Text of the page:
2. “The first observation that I would like to make is this: You will no doubt agree with me that the first duty of a government is to maintain law and order, so that the life, property and religious beliefs of its subjects are fully protected by the State”

3. “The second thing that occurs to me is this: One of the biggest curses from which India is suffering – I do not say that other countries are free from it, but, I think our condition is much worse – is bribery and corruption. That really is a poison. We must put that down with an iron hand and I hope that you will take adequate measures as soon as it is possible for this Assembly to do so”

4. “Black-marketing is another curse. Well, I know that blackmarketeers are frequently caught and punished. Judicial sentences are passed or sometimes fines only are imposed. Now you have to tackle this monster, which today is a colossal crime against society, in our distressed conditions, when we constantly face shortage of food and other essential commodities of life”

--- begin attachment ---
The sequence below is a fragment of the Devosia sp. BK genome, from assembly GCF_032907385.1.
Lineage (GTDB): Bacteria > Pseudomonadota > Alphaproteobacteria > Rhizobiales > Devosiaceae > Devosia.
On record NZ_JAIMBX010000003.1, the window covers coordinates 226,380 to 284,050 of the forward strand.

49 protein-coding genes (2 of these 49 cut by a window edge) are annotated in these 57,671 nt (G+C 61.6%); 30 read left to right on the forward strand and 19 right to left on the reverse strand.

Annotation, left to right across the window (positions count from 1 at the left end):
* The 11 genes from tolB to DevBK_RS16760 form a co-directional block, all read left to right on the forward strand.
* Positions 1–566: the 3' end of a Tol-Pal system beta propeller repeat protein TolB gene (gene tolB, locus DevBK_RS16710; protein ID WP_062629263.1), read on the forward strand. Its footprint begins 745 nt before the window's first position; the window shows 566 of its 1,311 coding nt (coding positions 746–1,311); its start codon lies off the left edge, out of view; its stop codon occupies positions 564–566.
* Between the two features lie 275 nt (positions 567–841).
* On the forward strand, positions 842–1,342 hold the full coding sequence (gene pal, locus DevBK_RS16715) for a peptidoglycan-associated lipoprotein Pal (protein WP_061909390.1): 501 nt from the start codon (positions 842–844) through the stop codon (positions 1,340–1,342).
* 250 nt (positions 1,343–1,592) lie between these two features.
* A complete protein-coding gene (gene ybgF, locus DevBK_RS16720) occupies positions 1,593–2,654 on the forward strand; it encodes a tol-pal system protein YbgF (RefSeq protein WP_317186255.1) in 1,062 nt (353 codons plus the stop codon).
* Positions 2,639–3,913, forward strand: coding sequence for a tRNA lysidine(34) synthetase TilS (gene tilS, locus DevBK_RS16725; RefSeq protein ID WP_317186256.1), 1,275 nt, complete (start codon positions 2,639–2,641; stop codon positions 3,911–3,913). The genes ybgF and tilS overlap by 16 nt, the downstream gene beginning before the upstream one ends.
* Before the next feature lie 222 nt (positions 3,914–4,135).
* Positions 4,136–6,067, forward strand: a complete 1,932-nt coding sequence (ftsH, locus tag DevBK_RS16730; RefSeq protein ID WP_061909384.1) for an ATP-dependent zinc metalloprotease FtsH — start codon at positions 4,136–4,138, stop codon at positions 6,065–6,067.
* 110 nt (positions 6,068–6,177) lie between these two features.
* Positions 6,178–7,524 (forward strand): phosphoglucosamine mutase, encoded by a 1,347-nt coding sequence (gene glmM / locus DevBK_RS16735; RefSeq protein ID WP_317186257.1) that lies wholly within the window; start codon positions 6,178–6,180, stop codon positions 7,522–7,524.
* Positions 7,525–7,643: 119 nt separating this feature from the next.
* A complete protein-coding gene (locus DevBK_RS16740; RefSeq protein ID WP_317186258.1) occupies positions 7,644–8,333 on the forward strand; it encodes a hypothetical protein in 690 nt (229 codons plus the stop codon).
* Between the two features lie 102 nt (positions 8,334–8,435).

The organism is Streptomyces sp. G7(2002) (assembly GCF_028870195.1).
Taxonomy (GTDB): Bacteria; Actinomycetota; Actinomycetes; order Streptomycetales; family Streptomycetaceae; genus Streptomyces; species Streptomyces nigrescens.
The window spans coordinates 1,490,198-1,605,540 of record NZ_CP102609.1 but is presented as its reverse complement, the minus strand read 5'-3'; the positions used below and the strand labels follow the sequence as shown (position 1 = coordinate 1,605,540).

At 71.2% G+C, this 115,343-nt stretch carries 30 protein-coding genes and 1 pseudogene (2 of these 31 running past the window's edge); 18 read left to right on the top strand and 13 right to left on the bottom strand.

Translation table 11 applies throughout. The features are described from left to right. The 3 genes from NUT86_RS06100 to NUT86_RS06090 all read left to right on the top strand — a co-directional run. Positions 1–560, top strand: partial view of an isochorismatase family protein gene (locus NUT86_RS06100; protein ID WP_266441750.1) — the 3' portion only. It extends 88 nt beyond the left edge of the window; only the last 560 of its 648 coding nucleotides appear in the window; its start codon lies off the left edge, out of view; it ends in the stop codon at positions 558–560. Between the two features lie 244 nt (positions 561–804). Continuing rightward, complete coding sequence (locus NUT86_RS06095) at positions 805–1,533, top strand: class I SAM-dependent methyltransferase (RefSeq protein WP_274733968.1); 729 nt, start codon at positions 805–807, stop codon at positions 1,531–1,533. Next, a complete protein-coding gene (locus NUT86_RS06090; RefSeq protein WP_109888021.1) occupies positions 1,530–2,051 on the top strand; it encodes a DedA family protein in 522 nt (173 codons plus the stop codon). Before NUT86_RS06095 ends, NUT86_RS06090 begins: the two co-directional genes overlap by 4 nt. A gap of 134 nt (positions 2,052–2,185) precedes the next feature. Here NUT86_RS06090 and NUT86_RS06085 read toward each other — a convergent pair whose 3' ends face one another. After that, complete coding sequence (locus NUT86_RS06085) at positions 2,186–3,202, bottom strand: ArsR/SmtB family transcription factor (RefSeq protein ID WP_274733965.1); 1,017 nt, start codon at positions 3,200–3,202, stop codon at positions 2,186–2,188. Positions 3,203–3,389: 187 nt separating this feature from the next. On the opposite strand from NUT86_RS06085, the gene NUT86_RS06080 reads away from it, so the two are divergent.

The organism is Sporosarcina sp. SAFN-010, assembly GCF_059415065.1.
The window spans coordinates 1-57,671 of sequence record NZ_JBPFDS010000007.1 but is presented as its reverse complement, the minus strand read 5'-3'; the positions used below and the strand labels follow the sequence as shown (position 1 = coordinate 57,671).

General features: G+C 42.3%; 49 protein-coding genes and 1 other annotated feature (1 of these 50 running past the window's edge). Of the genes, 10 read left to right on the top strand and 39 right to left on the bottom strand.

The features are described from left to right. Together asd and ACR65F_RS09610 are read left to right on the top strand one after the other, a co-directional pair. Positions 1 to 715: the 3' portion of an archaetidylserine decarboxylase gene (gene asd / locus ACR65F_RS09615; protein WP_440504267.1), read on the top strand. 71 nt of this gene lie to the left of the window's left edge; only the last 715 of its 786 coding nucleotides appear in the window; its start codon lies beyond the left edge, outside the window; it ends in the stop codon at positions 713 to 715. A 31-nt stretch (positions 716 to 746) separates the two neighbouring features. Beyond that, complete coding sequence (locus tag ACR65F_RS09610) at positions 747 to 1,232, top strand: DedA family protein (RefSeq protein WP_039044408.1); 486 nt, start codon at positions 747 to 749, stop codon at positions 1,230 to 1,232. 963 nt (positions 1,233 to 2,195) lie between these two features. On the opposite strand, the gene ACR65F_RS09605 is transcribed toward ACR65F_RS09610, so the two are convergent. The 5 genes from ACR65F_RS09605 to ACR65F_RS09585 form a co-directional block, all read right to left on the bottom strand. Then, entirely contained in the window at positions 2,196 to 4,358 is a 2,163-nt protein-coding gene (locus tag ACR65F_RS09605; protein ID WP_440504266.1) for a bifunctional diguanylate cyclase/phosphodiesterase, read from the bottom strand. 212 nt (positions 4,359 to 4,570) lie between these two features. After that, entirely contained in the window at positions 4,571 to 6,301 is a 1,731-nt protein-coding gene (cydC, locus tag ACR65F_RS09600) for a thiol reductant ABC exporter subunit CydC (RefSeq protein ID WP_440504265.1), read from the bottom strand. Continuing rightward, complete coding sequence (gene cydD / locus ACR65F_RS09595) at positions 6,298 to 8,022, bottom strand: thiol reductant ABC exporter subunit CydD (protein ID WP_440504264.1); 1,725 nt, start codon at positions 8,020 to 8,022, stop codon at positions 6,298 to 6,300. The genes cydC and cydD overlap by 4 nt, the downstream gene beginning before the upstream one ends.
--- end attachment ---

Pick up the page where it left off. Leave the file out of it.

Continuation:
5. “The next thing that strikes me is this: Here again it is a legacy which has been passed on to us. Along with many other things, good and bad, has arrived this great evil, the evil of nepotism and jobbery. I want to make it quite clear that I shall never tolerate any kind of jobbery, nepotism or any any influence directly of indirectly brought to bear upon me. Whenever I will find that such a practice is in vogue or is continuing anywhere, low or high, I shall certainly not countenance it.”